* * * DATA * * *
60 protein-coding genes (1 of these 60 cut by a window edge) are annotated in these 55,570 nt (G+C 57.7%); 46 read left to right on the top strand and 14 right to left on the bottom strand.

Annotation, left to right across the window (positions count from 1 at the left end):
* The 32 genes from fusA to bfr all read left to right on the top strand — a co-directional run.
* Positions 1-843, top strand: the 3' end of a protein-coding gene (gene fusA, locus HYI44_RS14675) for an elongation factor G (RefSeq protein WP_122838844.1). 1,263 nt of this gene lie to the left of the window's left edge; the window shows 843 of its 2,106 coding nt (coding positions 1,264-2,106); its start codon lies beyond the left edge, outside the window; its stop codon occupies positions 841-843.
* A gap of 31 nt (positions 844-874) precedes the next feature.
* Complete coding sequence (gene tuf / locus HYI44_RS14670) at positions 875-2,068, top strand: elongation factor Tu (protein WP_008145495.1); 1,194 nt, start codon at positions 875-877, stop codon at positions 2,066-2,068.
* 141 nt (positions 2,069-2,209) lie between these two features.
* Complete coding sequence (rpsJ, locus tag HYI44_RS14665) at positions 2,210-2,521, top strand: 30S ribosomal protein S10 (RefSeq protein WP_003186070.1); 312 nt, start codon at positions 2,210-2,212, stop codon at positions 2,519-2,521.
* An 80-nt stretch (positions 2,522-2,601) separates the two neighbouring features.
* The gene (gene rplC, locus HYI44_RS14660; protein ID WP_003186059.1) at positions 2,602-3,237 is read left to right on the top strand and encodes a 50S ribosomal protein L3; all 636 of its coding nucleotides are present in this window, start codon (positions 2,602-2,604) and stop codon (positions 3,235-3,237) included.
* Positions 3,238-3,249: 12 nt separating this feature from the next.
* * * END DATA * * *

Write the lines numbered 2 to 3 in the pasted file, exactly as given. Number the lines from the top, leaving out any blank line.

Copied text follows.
Annotation, left to right across the window (positions count from 1 at the left end):
* The 32 genes from fusA to bfr all read left to right on the top strand — a co-directional run.